It’s common to associate birds with wild landscapes. But high school junior Amy Kennedy is attracted to the city birds that share her urban environment.
When most people think of city birds, they probably think of pigeons, crows and geese, birds notorious for their “bad behavior”: stealing your French fries, crowing obnoxiously in your backyard, turning your local pond into a sewage.
These birds are ubiquitous in almost every city because of their successful strategy of eating human food scraps.
But not all city birds are scavengers. Many eat berries, insects and seeds, their natural food. Though they are generally drabby-looking and on the smaller side, these are the birds that really amaze me. They are Mother Nature’s ambassadors, thriving in man-made jungles where concrete has replaced open fields, buildings have supplanted bushes, and electrical poles outnumber trees.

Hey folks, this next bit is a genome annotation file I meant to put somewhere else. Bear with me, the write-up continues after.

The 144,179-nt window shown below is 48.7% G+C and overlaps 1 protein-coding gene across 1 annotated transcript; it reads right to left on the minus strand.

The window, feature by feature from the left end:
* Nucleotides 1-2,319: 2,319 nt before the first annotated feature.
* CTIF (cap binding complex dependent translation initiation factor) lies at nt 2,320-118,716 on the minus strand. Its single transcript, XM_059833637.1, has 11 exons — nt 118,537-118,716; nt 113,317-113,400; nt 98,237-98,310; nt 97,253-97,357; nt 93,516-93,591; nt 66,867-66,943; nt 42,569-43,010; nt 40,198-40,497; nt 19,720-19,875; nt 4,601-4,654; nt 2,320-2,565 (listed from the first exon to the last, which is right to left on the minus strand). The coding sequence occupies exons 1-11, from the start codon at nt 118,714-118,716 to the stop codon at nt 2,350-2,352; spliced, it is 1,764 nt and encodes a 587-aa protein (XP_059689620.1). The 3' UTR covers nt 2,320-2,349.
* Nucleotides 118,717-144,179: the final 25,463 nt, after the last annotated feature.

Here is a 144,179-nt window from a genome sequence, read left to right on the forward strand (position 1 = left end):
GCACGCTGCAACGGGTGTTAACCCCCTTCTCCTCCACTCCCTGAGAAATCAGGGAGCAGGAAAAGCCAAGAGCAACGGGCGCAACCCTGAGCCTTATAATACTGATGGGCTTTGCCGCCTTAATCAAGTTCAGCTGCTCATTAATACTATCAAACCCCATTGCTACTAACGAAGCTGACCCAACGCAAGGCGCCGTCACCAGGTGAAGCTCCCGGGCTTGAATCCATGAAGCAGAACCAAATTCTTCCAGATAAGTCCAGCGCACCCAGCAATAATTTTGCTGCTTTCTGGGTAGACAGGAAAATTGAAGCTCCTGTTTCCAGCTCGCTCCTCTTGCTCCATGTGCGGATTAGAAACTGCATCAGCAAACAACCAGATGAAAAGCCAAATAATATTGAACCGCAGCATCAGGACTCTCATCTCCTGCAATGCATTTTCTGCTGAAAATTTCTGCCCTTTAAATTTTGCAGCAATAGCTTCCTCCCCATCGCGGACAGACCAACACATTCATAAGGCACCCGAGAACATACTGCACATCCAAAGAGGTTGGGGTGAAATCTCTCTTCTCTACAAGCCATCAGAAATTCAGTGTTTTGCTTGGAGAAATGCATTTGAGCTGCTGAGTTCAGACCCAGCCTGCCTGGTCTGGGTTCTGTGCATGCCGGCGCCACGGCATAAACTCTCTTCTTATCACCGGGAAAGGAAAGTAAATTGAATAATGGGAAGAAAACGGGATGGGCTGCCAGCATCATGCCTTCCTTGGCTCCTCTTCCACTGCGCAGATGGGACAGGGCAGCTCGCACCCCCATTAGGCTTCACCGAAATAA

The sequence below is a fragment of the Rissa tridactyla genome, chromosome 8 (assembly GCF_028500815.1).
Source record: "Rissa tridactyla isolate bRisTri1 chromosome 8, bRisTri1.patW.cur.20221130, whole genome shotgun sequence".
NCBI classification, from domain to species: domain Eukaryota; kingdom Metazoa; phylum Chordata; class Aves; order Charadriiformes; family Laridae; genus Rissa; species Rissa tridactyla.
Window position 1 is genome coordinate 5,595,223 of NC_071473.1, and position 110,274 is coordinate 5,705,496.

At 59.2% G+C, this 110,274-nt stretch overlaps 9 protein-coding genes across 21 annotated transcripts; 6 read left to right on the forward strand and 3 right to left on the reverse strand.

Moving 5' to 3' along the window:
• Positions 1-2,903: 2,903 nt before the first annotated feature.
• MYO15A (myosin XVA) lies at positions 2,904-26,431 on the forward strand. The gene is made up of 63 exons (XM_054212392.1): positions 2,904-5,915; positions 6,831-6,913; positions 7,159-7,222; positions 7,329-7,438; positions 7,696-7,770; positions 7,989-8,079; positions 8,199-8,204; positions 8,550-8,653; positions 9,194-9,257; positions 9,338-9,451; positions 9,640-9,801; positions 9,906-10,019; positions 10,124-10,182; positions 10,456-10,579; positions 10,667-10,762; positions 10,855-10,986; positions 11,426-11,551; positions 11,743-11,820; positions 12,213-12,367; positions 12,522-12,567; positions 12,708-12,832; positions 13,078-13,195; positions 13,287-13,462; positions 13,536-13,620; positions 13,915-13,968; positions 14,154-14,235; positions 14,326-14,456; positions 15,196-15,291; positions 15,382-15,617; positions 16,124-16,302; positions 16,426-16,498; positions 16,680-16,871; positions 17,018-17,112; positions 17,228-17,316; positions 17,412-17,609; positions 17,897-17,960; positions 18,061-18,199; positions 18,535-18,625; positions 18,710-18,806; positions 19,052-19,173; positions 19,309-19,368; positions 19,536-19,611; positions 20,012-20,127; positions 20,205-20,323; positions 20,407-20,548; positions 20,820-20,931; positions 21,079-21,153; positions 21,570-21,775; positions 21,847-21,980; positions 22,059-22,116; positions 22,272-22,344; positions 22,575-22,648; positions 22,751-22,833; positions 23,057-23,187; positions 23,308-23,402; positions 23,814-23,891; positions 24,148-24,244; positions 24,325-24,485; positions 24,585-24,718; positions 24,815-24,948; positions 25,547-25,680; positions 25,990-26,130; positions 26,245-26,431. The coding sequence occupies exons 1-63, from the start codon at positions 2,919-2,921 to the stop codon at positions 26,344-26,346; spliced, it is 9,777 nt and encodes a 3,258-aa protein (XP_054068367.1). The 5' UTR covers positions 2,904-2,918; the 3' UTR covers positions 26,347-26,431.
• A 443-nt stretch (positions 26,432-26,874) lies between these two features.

Black phoebes are prevalent throughout the Bay Area and are black with a white belly. I hear one outside my window almost every morning. I like to think it is telling me, “Wake up,” in its two-note dawn chorus.